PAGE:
Bad Boy

Cinema, Censorship, and the State: The Writings of Nagisa Oshima, 1956–1978

by Nagisa Oshima, edited and with an introduction by Annette Michelson, translated by Dawn Lawson
MIT Press/An October Book, 308 pp., $35.00

It is remarkable how often Japanese radicals turn to pornography. It is equally remarkable how often Japanese pornography tends toward cruelty and violence. The connection between Japanese politics and sexual violence, then, is something to explore. And the writings of Oshima Nagisa, former student activist, bad boy of the Japanese New Wave cinema, director of In the Realm of the Senses (perhaps the only intelligent hard-core porno film ever made), dandy, and TV personality, would be a good start.

The trouble with the collection under review is that it is so badly translated that Oshima often sounds not just silly, but incoherent. The following sentence for example:

When one falls prey to the delusion that the essence of sex exclusiveness—because at the moment of their union individuals are exclusionist—one becomes an eternal prisoner of the societal structure behind mistaken idea.

Or this:

As far as this film is concerned, two questions arise: to what does making films mean to me, and how are able people to terrorize themselves?

I can assure you that these passages are incomprehensible even in their contexts. It is difficult to translate Japanese, it is true, particularly in the case of writers whose thoughts run not so much in trains as in meandering streams, but Oshima, with rare exceptions, is not such a writer. He writes in a straightforward style, and his ideas are generally lucid. It isn’t really clear whether these essays were even translated from the Japanese. They were taken from a French publication. Still, not all of the text defies understanding, and Oshima has much of interest to say, even in this haphazard collection. (Why, incidentally, didn’t the editors at MIT make their own choice of Oshima’s essays, instead of following Editions Gallimard? But enough, enough.)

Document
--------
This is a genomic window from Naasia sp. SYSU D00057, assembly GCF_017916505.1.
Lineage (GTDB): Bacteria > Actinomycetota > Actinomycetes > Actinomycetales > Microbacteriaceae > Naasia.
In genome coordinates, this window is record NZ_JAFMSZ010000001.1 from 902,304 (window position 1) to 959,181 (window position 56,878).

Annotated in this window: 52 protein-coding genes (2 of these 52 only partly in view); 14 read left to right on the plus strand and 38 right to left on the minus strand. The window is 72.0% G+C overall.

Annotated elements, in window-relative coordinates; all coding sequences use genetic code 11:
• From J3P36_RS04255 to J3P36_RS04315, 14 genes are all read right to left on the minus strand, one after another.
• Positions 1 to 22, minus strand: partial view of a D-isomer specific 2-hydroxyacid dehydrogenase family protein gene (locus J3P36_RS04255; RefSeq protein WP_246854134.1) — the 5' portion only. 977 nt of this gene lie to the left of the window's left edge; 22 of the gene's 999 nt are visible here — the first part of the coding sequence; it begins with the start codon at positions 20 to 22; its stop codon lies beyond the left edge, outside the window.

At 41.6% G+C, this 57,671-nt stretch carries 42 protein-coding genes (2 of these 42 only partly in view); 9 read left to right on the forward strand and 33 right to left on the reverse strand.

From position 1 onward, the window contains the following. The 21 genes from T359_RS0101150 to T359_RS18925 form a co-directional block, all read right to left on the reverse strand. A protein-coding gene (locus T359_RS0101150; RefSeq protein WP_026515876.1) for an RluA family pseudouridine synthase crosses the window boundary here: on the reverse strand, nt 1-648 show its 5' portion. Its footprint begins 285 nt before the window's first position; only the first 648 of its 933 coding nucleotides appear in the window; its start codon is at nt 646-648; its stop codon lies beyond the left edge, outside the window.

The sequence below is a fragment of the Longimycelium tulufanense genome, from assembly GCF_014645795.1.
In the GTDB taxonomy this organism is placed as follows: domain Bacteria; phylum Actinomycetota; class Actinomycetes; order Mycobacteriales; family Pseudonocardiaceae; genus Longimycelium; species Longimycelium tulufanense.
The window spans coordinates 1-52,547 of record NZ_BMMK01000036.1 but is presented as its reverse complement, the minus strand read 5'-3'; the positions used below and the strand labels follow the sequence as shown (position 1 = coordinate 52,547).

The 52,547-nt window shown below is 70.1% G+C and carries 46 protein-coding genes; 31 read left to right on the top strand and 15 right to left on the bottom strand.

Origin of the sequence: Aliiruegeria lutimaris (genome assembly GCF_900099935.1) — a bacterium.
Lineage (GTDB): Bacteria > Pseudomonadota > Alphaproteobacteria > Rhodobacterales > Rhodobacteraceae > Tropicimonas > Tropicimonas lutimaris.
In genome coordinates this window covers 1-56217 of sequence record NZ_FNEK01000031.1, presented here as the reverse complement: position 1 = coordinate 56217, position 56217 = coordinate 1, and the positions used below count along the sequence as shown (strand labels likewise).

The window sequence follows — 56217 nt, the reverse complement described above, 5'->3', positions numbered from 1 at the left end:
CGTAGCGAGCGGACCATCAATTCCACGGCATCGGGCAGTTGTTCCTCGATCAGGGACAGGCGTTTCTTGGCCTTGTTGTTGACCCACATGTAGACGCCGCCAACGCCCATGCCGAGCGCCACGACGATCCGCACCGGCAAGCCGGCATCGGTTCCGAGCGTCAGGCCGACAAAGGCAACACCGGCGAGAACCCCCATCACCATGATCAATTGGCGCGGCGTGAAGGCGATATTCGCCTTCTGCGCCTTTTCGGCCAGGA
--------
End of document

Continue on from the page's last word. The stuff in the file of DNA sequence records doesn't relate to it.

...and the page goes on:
To say that Oshima was and on occasion still is a rebel is not saying very much. What is interesting is the form of his rebellion. What in particular has Oshima rebelled against? Aesthetically, the answer is easily given, especially so far as his early work is concerned. Oshima rebelled against Ozu Yasujiro, or rather the tradition that Ozu represented. In his postwar films, such as Late Spring, for example, or Tokyo Story, or Early Summer, Ozu refined a minimalist, classical style, which Japanese think of as so quintessentially Japanese that they are always astonished at Ozu’s appeal abroad. Ozu’s camera almost never moved, and its gaze was usually fixed at the eye level of people sitting on a tatami floor. Every shot was beautifully composed, with not a flower arrangement, a piece of furniture, or an actor out of place. There was no room for improvisation here. In one famous instance, Ozu made an actress go through the act of picking up a tea cup dozens of times, until she got it absolutely right.

Ozu’s plots tended to follow the predictable course of what Japanese call “home dramas” (Ozu was not much interested in plot): girl takes care of old father;…

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